E-Commerce and SSL
Instead of using Weebly, I could have also set up my site from the get-go with e-commerce software, such as PrestaShop, CS-Cart, or Magento. The control panel has the icons for these platforms under AutoInstallers, making them easy to find. You can also go to Softaculous and pick one of the 30 available options, including Zen Cart, ShoWare, OpenCart, and Axis, to name a few.
I used Magento to create an attractive store using its drag-and-drop store builder. If you only need a shopping cart, that’s no problem, or if you want to focus only on invoicing and billing, there is an app for that, too.
If you plan to sell products online, you’ll want a secure socket-layer (SSL) certificate. The web host includes them for free in all plans above the shared StartUp tier. Siteground also offers Wildcard, a premium SSL certificate that secures your top-level domain, as well as an unlimited number of subdomains. Wildcard is bundled as a free, one-year bonus feature when you sign up for the GrowBig or GoGeek packages. Otherwise, it’s $60 per year.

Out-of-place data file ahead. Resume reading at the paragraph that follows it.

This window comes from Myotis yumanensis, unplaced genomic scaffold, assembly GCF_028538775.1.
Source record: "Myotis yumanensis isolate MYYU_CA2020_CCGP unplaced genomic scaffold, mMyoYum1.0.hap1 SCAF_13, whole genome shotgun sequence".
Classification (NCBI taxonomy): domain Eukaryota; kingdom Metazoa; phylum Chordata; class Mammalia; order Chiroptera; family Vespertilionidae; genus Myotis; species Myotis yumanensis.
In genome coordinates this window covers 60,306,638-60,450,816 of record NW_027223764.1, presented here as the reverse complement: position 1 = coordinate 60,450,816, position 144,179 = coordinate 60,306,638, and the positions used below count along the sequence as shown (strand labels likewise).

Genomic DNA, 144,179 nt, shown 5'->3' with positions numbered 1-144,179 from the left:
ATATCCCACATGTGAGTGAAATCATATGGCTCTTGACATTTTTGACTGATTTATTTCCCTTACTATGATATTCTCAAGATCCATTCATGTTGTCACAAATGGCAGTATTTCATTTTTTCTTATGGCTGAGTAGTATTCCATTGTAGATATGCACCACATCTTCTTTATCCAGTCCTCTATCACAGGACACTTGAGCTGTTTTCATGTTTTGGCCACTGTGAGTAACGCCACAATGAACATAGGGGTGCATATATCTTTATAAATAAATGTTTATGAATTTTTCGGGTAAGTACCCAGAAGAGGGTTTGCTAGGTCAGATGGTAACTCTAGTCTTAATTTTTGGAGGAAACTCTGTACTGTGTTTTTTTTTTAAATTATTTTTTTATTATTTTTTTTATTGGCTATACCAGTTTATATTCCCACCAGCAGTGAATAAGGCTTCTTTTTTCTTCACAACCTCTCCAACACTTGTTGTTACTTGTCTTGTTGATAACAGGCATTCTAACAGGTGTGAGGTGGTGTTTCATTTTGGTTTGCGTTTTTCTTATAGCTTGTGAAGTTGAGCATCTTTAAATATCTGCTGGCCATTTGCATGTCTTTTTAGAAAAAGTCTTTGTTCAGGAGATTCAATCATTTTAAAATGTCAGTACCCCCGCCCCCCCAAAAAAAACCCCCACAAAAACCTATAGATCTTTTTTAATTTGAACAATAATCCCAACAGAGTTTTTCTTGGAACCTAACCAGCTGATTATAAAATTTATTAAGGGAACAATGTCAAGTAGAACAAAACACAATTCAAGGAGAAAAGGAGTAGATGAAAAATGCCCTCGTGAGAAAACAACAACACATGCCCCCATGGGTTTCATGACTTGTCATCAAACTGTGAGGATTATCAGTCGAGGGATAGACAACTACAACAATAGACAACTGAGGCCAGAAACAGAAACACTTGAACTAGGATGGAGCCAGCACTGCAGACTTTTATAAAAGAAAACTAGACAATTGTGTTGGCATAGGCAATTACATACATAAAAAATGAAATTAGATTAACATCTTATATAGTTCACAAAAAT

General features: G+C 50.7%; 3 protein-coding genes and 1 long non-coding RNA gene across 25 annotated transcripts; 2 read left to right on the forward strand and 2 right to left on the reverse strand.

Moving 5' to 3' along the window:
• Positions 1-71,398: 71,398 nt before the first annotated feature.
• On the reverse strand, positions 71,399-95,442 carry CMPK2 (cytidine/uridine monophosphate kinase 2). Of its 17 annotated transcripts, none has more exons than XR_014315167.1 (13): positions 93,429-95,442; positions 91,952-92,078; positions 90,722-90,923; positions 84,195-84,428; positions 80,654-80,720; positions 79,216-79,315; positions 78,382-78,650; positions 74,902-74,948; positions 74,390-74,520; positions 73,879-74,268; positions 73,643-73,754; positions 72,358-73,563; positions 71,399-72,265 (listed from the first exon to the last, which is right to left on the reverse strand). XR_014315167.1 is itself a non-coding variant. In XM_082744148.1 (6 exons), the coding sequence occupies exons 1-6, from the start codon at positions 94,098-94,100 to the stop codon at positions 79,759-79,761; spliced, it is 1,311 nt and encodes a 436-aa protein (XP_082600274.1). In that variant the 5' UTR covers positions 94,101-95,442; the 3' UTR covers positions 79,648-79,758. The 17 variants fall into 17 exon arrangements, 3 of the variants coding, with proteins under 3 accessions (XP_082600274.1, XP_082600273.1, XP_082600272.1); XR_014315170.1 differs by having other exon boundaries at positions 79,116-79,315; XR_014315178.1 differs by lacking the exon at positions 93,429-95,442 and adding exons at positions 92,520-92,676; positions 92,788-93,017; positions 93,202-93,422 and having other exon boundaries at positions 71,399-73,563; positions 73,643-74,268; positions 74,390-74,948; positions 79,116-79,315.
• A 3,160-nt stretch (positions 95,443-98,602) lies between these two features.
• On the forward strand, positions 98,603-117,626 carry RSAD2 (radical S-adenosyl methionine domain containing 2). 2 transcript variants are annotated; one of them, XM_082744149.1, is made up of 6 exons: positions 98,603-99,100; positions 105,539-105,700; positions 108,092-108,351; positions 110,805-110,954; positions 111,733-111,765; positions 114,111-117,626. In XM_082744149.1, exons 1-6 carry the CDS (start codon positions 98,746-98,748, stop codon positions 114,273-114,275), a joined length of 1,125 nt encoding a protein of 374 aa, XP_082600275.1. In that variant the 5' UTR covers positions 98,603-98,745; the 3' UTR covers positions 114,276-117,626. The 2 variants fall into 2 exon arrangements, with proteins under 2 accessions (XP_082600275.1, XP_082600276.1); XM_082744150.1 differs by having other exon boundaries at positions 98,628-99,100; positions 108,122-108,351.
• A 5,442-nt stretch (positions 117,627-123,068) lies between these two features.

SiteGround offers several security options, including the SG Site Scanner to let you know if your site is under attack, antispam tools SpamAssassin and SpamExperts, hotlink protection, and IP address blocklists. It scans all the links on your homepage to make sure that they’re clean.
SiteGround also offers an interesting feature called Leech Protect, which lets administrators prevent users from giving out or publicly posting their passwords to portions of the site. I also like the fact SiteGround integrates with the CloudFlare content delivery network (CDN) service for better performance and security. While any site owner can easily sign up with CloudFlare, the integration (available for free!) means more people who had no idea this was an option are now able to benefit.